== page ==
Emma’s Story


On October 5th, 2012 in the early hours of the morning our precious Emma was born at Caldwell Memorial Hospital in Lenoir, North Carolina. I had a scheduled c-section for 5 days later but she decided she was ready to come on into this world. She weighed a healthy 7lbs 15oz and was 20 inches long.

I couldn’t see what all was going on because of having a c-section so when I didn’t hear her cry at first I got a little worried. Then after a few minutes I heard her cry and instantly felt relief. They handed her to me and she had a head full of beautiful brown hair and the cutest chubby cheeks. She was the most beautiful little girl we had ever seen. It’s hard to explain though, but when I first saw her I had this feeling that something wasn’t quite right. I don’t know why. She looked perfect and they said everything was fine. I guess it was just my mother’s intuition or something! But I just kind of kept it to myself because I thought maybe I was just nervous because I was starting over again with a newborn. My son was 11 when she was born so it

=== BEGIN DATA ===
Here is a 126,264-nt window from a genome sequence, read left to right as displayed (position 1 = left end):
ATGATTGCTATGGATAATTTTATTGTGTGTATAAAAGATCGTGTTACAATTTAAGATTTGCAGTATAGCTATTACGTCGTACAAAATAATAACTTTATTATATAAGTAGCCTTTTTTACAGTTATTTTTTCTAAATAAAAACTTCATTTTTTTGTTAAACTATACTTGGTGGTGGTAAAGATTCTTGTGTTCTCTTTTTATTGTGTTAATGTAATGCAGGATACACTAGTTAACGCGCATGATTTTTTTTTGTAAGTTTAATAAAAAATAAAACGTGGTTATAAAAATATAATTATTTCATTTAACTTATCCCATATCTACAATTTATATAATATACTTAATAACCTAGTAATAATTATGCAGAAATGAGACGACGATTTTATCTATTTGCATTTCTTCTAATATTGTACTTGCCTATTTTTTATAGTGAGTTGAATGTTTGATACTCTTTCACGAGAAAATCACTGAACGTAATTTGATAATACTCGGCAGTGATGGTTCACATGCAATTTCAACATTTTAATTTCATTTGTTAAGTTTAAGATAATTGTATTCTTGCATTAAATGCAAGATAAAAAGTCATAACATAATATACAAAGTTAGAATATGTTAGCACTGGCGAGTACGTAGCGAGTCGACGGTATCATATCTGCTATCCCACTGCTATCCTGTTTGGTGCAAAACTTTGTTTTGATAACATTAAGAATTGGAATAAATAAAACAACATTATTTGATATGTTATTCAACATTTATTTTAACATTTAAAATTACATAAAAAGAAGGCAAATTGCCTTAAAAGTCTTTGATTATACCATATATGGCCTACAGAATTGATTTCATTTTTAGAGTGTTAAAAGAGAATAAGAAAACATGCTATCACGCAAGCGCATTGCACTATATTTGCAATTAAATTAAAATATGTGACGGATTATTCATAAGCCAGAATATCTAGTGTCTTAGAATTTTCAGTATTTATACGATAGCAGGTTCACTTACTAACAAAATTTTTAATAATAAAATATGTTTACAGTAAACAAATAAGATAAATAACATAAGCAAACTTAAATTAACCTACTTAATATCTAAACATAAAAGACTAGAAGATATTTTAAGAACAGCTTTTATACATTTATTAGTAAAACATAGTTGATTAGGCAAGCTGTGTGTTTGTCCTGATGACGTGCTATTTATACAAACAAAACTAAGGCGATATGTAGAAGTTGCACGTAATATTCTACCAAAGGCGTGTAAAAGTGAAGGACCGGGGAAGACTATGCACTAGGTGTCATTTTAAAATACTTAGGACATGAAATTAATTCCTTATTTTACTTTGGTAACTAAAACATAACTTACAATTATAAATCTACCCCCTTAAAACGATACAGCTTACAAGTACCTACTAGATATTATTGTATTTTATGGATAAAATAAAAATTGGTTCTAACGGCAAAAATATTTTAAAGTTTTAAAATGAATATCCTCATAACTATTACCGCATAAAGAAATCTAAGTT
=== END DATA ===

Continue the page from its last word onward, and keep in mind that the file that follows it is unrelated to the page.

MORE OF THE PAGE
really was like starting over.

We then got back to the room and got settled and they brought her in and the nurse suggested I go ahead and try to breastfeed her. She would have trouble latching on and when she did
she would suck once or twice and then immediately fall back asleep. We tried a bunch of different ways to try and alert her but we couldn’t get her to arouse. We could get her to eat some but very little. She just kept constantly falling back asleep. The next day came and we had family and friends come to visit. Everything seemed fine except her extreme sleepiness.

That night on her second day of life the nurse took Emma into the nursery so we could get some rest and then a few hours later our life changed in a instant. I will never forget that day for the rest of my life. The nurse came in and said there is no easy way to tell you this
but your daughter had a seizure and she stopped breathing! We were in total shock to say the least. She said we are going to have to transport her to Catawba Valley Medical Center to the NICU. So they came in and explained what all was going to happen and they said they would take care of her until we could come too. We weren’t able to go with her because I had to wait for my doctor to discharge me. So we had to just wait while she left alone without us. It was so scary.